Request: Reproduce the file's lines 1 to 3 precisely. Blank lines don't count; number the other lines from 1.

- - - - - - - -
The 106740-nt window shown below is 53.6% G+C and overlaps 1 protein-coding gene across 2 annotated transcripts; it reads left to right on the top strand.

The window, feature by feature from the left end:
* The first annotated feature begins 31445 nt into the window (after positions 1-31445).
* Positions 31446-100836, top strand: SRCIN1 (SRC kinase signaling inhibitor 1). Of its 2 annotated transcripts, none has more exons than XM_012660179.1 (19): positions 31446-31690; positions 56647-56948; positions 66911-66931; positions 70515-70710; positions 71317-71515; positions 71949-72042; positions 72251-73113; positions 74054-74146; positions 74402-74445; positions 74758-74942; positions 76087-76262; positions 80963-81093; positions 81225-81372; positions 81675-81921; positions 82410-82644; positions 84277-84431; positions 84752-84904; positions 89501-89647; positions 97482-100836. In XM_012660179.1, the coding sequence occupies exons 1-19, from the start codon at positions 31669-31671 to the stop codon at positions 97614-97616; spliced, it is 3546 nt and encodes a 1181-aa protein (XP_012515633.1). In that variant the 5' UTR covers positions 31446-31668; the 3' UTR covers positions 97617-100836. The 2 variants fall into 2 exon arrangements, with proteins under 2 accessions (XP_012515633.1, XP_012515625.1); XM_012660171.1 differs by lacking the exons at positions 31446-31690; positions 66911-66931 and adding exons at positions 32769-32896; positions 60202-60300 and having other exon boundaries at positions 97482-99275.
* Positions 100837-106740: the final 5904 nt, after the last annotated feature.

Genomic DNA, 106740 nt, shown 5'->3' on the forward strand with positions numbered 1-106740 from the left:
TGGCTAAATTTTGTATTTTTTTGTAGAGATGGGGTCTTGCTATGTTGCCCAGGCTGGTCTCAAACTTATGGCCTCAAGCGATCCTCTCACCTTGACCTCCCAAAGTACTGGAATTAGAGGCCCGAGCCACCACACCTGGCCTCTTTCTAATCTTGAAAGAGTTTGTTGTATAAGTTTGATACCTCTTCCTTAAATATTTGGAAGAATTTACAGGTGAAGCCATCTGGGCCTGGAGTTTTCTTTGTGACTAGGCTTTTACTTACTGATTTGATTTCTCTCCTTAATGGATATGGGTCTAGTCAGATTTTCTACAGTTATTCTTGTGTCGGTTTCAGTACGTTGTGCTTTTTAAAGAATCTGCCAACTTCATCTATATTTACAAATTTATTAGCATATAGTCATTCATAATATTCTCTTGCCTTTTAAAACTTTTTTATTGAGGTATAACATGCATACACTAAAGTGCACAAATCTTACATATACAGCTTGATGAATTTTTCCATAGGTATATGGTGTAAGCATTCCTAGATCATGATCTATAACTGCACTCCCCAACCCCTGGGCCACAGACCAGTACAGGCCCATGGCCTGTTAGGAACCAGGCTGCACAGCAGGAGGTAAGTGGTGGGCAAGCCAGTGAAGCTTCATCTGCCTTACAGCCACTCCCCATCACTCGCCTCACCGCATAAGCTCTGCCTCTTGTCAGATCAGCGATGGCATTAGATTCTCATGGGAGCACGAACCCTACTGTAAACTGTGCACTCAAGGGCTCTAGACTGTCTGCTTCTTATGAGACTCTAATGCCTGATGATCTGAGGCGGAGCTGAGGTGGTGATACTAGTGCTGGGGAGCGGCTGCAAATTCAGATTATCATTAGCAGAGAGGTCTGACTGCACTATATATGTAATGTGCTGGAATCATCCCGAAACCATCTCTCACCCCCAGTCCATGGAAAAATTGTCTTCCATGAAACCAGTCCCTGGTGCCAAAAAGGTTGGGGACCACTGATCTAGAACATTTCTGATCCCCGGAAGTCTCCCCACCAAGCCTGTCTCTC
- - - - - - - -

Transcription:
The 106740-nt window shown below is 53.6% G+C and overlaps 1 protein-coding gene across 2 annotated transcripts; it reads left to right on the top strand.

The window, feature by feature from the left end:
* The first annotated feature begins 31445 nt into the window (after positions 1-31445).